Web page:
Bank credit to NBFC’s grow 48.3 percent


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The credit flow to these sectors has slowed as banks have failed to offset the slowdown in NBFC lending, analysts added.

The growth of bank credit to non-banking financial companies (NBFCs) as of January 18, 2019 stood at 48.3% year-on-year (y-o-y), which aided the overall growth in deployment of gross bank credit to major sectors to 13.1% y-o-y. Growth of bank credit to NBFCs from April 2017 to January 2018 stood at 16.1% y-o-y.

On December 28, the Reserve Bank of India (RBI) had extended the facility of increase in single borrower limit for NBFCs and housing finance companies (HFC) to 15%, against 10% earlier, till March 31, 2019. “With effect from April 1, 2019, banks shall be guided by the instructions contained in December 1, 2016 circular, in terms of which banks’ exposures to a single NBFC shall be restricted to 15% of their eligible Tier-1 capital base,” said an RBI statement.

However, analysts at Edelweiss observed that the liquidity continues to remain tight and NBFC sentiments are weak, which could test the asset quality of retail and SME (small and medium enterprise) books. The credit flow to these sectors has slowed as banks have failed to offset the slowdown in NBFC lending, analysts added.

“Banking system is expected to be a little stressed on the liquidity front in March, and given that the deficit is still high in the system, there could be more OMO (open market operations) purchases by RBI in March,” said Sushant Hede, associate economist at Care Ratings.
As the liquidity situation has improved to some extent and the corporate bond market has also jumped in the issuance by NBFCs, there can be a mix of both (bond issues and bank credits) for more capital requirements going ahead, he observed.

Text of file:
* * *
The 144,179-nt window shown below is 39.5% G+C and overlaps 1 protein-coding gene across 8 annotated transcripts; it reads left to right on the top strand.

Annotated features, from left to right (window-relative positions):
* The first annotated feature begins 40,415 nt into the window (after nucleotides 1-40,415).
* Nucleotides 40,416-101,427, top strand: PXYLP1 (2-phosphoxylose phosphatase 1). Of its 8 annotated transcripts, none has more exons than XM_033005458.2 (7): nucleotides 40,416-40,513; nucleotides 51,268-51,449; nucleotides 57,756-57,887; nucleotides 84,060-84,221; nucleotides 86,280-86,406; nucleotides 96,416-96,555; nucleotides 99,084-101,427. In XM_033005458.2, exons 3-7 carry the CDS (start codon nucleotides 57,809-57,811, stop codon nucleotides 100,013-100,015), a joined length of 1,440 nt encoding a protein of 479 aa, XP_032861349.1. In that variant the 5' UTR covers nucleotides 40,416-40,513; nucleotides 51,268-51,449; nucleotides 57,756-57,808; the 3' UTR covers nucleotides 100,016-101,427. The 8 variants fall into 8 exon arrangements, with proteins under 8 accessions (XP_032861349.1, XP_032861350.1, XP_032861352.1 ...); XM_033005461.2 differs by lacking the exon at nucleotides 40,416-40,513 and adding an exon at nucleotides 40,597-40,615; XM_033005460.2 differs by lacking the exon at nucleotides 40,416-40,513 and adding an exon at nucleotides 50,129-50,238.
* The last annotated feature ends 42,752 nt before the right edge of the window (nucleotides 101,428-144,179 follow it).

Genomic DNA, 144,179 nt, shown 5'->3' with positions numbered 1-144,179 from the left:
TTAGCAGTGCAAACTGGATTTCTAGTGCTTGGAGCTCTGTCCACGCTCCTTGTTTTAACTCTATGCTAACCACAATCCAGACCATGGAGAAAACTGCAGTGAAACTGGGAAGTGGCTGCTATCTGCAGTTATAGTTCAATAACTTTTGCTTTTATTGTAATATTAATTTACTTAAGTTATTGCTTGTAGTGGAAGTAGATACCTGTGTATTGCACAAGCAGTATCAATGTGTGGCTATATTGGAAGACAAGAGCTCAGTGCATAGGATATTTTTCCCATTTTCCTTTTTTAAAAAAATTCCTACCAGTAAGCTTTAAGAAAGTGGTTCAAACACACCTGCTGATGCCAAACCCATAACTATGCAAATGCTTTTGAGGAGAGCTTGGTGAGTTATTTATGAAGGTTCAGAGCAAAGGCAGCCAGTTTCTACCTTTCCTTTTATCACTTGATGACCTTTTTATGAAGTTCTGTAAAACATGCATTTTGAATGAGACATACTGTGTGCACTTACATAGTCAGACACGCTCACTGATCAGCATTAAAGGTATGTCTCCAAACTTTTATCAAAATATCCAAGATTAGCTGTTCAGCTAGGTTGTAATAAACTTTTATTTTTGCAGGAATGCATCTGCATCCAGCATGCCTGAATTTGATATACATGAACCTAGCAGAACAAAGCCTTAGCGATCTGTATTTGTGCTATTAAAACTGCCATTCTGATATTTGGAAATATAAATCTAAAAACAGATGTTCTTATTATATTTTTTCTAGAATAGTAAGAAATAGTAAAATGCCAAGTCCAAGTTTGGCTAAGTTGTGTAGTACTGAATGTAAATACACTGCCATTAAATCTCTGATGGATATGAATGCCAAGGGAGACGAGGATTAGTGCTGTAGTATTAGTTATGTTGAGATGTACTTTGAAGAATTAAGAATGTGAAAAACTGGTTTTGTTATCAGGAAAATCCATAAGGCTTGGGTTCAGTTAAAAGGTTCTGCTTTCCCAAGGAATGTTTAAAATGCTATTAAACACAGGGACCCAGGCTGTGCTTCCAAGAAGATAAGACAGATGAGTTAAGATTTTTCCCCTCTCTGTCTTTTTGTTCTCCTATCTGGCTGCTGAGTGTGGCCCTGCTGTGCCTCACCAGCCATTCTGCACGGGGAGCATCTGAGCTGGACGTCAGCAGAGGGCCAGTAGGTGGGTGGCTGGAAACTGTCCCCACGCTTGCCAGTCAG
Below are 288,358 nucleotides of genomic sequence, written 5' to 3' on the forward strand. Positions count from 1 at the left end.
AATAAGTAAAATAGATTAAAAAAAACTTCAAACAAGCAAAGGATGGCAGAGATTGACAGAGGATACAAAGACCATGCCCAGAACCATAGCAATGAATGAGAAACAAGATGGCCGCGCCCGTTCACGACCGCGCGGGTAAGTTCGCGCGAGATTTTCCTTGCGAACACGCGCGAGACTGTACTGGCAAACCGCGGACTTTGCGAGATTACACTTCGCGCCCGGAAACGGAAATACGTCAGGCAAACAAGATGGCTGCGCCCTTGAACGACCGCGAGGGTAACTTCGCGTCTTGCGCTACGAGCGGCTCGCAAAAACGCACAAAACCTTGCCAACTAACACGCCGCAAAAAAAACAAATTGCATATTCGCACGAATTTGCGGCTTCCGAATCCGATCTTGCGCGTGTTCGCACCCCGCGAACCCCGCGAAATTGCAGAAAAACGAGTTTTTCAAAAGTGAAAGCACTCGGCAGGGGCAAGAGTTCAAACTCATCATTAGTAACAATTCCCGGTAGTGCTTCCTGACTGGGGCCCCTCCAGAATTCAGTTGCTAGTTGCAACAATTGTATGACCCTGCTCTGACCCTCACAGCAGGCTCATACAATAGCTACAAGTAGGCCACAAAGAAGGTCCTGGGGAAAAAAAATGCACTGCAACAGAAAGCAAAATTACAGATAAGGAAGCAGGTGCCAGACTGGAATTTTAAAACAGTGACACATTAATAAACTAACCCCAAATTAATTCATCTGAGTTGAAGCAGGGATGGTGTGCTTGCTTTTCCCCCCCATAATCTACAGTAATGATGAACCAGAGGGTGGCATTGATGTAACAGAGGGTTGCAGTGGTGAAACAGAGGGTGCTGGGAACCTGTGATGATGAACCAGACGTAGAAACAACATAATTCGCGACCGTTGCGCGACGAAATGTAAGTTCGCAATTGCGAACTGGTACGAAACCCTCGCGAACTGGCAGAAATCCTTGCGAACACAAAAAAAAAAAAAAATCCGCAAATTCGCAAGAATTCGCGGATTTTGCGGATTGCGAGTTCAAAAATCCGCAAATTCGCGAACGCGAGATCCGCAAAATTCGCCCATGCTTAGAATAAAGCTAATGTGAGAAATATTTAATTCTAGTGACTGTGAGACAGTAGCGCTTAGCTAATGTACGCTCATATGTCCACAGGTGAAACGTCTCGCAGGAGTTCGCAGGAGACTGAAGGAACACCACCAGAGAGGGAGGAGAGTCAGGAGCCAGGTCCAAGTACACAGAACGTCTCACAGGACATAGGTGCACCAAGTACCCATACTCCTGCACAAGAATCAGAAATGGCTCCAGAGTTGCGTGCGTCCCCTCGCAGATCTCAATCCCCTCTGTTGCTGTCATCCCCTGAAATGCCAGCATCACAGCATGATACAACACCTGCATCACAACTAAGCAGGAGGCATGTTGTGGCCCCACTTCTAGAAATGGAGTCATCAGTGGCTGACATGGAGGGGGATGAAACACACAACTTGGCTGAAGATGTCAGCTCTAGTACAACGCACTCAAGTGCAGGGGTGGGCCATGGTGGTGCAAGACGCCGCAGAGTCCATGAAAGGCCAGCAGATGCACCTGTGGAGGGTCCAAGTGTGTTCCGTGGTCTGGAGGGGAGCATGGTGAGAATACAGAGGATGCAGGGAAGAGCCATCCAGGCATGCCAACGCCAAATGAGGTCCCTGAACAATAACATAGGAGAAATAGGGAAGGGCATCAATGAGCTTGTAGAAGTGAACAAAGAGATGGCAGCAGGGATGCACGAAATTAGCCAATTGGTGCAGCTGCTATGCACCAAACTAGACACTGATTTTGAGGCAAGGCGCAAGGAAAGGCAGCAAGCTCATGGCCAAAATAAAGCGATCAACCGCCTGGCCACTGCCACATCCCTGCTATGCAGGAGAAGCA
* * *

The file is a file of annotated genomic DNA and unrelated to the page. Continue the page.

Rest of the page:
“In January, monthly growth of corporate bond issuance by NBFCs was seen at around 30%, which can further increase in February and March,” said Hede.

The RBI had eased the norms on risk weighted exposure for NBFCs on February 22. Earlier, NBFCs had to be uniformly risk-weighted at 100%. Now, it has been decided that rated exposures of banks to all NBFCs, excluding core investment companies (CICs), would be risk-weighted as per ratings assigned by the accredited rating agencies, in a manner similar to that for corporates, said the RBI statement.
“Reduction in risk weightage could lead to marginal capital relief for banks as the risk weightage would come down, which we expect will positively impact less than 5-7% of overall NBFC exposure at the system level,” said analysts at Motilal Oswal. With reduction in risk weightage, marginal reduction in the cost of borrowing can be expected for NBFCs, they observed.

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